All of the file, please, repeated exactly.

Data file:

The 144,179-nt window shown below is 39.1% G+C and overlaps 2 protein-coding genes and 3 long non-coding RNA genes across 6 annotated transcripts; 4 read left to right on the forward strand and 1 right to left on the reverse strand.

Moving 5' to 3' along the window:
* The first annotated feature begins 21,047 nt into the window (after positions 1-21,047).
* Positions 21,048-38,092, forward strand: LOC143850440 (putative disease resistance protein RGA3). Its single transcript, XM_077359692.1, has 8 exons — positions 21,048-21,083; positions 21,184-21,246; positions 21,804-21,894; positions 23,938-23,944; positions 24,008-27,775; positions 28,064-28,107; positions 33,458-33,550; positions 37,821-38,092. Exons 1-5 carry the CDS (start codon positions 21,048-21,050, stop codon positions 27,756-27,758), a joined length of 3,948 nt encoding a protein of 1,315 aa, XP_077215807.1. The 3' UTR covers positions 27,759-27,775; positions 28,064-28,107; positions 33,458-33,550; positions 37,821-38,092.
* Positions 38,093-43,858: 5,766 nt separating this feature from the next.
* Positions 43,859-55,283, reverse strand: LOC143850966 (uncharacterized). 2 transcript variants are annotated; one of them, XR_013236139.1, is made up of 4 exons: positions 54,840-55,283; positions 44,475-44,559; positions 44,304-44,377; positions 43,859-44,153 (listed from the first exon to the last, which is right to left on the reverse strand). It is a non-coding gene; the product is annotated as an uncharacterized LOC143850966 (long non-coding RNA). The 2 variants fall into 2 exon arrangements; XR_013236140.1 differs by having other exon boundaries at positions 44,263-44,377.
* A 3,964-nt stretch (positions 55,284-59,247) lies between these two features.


The 144,179-nt window shown below is 39.1% G+C and overlaps 2 protein-coding genes and 3 long non-coding RNA genes across 6 annotated transcripts; 4 read left to right on the forward strand and 1 right to left on the reverse strand.

Moving 5' to 3' along the window:
* The first annotated feature begins 21,047 nt into the window (after positions 1-21,047).
* Positions 21,048-38,092, forward strand: LOC143850440 (putative disease resistance protein RGA3). Its single transcript, XM_077359692.1, has 8 exons — positions 21,048-21,083; positions 21,184-21,246; positions 21,804-21,894; positions 23,938-23,944; positions 24,008-27,775; positions 28,064-28,107; positions 33,458-33,550; positions 37,821-38,092. Exons 1-5 carry the CDS (start codon positions 21,048-21,050, stop codon positions 27,756-27,758), a joined length of 3,948 nt encoding a protein of 1,315 aa, XP_077215807.1. The 3' UTR covers positions 27,759-27,775; positions 28,064-28,107; positions 33,458-33,550; positions 37,821-38,092.
* Positions 38,093-43,858: 5,766 nt separating this feature from the next.
* Positions 43,859-55,283, reverse strand: LOC143850966 (uncharacterized). 2 transcript variants are annotated; one of them, XR_013236139.1, is made up of 4 exons: positions 54,840-55,283; positions 44,475-44,559; positions 44,304-44,377; positions 43,859-44,153 (listed from the first exon to the last, which is right to left on the reverse strand). It is a non-coding gene; the product is annotated as an uncharacterized LOC143850966 (long non-coding RNA). The 2 variants fall into 2 exon arrangements; XR_013236140.1 differs by having other exon boundaries at positions 44,263-44,377.
* A 3,964-nt stretch (positions 55,284-59,247) lies between these two features.